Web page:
Wednesday, 12 October 2016

Nothing wrong with arrest of judges-Lai Mohammed

The Minister of Information, Alhaji Lai Mohammed on Wednesday said there was nothing wrong in the arrest of judges’ in the fight against corruption.
Briefing State House correspondents at the end of Federal Executive Council (FEC) meeting presided by President Mohammadu Buhari,he said:
 “What the government is concerned and passionate about is to fight corruption. In the process of fighting corruption, it is not unusual that you step on some very sensitive toes but the question to ask and I think these has been adequately answered by the Attorney General is that let’s remove emotion from facts.
“One, do judges have immunity? The answer is no. Can judges be arrested? The answer is yes. Have judges that are serving been arrested in Nigeria? The answer is yes. Justice Okoli had been arrested and tried.

“Now the next question to ask is what is the proper procedure for arresting anybody including judges? There must be properly executing of the search warrant. Was such presented? The answer again is yes. People have tried to muddle the facts about when do you search the person’s house, the truth of the matter is that under the new criminal justice law, you can search anybody, anywhere, anytime.
“Again they have tried to muddle issues by trying to say that the NJC is the only authority that can attend complain and discipline, the answer once again is no,” he added.
He continued
“Some people are saying oh, the reason why they went to some particular judges house is because the President wants somebody from one part of the country to be Chief Justice of Nigeria. I think that is preposterous.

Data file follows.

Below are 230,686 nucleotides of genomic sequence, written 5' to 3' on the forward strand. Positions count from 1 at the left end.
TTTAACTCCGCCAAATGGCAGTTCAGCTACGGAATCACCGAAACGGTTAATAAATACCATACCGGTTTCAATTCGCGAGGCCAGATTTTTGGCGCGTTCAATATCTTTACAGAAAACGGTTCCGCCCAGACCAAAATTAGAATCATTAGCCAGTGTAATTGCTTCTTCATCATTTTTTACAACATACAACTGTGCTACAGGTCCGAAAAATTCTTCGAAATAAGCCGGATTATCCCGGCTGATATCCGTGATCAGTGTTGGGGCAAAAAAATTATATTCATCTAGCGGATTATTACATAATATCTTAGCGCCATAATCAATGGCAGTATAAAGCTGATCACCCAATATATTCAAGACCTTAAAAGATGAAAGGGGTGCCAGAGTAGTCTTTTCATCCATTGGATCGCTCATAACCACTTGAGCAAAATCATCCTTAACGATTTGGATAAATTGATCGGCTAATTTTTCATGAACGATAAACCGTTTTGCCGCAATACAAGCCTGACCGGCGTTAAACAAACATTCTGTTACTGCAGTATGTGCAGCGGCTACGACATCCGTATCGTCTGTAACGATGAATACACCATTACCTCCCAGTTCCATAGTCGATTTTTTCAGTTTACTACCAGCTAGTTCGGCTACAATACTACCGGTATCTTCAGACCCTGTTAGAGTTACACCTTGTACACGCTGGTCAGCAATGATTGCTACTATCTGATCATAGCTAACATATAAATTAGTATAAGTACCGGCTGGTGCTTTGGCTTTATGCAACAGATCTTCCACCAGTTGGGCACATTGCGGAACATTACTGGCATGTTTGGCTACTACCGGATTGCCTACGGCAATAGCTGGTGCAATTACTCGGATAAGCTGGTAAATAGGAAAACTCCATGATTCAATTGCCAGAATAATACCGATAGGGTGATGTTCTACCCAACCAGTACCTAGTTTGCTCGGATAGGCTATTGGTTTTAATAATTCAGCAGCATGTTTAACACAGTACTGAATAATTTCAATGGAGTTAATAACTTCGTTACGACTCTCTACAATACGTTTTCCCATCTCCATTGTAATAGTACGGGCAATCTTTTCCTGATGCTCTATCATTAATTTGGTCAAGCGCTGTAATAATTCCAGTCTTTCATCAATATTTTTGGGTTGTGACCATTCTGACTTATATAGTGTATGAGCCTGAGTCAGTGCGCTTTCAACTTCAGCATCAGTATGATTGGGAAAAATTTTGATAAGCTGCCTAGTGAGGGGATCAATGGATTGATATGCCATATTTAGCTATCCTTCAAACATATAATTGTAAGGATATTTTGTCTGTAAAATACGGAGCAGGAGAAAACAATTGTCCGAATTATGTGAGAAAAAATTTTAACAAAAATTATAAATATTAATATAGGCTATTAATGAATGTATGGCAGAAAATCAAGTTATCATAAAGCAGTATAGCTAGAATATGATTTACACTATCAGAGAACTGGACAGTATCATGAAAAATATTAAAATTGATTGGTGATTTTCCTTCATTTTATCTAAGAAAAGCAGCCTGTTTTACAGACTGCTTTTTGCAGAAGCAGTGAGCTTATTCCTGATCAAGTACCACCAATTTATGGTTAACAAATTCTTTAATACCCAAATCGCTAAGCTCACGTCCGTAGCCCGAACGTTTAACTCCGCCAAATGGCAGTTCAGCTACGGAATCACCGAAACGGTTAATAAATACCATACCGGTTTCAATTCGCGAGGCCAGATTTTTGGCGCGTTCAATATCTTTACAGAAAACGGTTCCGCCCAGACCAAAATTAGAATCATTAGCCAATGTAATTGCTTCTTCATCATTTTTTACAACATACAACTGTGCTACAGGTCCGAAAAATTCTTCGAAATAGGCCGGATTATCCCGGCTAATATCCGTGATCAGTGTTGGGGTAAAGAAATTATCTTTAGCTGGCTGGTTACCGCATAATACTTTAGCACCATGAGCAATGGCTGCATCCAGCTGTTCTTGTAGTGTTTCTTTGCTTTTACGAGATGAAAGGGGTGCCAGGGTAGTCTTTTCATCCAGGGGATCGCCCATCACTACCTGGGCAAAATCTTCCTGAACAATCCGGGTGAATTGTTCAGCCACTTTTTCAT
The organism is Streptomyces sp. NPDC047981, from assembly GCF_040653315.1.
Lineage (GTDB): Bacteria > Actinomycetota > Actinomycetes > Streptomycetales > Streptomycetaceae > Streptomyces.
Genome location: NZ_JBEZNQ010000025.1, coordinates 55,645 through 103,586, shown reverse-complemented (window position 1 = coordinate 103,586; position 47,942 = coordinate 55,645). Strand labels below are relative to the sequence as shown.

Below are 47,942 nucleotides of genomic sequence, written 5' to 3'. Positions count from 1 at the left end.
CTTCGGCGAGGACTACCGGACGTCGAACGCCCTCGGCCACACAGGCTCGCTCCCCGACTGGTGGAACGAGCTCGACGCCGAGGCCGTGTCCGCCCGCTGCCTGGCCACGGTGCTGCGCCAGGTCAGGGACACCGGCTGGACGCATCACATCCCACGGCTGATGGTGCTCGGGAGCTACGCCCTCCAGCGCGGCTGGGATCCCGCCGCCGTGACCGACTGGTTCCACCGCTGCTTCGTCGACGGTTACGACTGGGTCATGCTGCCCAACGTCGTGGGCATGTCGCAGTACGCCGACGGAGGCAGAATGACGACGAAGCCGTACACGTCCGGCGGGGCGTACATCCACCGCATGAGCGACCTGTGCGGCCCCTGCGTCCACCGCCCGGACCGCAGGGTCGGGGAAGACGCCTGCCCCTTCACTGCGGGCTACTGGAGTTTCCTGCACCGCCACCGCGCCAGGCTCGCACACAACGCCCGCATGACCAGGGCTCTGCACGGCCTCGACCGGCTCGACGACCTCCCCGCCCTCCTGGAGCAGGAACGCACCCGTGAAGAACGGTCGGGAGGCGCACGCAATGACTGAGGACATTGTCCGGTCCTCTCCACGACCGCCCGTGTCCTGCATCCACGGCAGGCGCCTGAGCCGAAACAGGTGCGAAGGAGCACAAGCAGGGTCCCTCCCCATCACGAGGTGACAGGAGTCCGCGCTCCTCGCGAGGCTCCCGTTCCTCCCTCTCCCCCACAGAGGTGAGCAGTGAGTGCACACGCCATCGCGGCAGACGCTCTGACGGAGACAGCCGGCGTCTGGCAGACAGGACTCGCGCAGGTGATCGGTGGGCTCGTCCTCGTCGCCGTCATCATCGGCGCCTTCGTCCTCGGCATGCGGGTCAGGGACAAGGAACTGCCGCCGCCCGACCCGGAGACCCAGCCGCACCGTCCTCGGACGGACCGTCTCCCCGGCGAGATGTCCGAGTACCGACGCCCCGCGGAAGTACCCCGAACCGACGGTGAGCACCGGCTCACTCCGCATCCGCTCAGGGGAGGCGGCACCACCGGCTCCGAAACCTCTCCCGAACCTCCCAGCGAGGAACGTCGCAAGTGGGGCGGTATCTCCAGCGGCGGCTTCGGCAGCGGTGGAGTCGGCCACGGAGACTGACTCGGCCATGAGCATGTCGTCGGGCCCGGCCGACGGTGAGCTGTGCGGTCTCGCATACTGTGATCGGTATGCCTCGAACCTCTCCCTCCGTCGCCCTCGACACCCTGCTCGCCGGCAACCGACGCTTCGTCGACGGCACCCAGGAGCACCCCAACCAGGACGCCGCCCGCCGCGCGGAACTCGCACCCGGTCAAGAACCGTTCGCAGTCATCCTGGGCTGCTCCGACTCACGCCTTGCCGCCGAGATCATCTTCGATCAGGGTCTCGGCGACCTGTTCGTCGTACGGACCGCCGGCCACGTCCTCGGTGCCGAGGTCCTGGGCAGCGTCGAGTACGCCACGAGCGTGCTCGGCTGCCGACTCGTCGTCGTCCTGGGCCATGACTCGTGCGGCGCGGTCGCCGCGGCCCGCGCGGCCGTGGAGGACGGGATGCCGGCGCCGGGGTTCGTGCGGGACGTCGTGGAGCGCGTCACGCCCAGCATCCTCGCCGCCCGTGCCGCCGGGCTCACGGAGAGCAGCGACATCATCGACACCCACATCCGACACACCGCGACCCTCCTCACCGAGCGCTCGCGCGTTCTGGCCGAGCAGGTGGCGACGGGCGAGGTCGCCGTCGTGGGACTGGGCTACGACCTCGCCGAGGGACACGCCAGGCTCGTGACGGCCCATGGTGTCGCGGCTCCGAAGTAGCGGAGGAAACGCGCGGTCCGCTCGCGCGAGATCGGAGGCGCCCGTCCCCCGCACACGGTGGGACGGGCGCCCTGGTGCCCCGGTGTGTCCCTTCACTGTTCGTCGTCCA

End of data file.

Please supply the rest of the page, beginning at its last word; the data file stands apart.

“I want to assure you that this government has no intention to humiliate the judiciary and for those who are talking about separation of power, I think you are stretching it too far. I and members of the Executive, I can be invited by any arm of the government and I will go. So I think we should situate this thing in the right perspective.” He added
He recalled when 22 out of 32 judges in Ghana, who were caught on tape by journalists asking for a bribe, were dismissed in 2015.
He added: “Yes it’s true that what is happening today has probably never happened at this level before but frankly speaking and with all due respect we do not intend to humiliate any judge, we have no intention to humiliate the judiciary but believe me what we have done we have done within the ambits of the law.
“I think the Federal Government is being very careful with handling of this particular issue, I want to state clearly that this government believes very much in separation of powers, this government has a lot of respect for the judiciary and for obvious reasons, not just because the constitution says so but I think probably this is one cabinet that has the highest number of lawyers as ministers.
“As at the last count about eleven or twelve council members are lawyers and we have female lawyers also in the cabinet until death robbed us of late Ocholi we had five SANs in our cabinet and I think this is unique, therefore you can understand the kind of respect we have for the judiciary.”
He also pointed out that the President himself, who sought to be President four times and had it thwarted three times, took his case to court on the three occasions.
“He took his case to the judiciary, so I can say clearly that this administration has a lot of respect for the judiciary and I think I stand by what Mallam Garba Shehu said that please do not confuse the fight against corruption as a fight against judiciary,” he added

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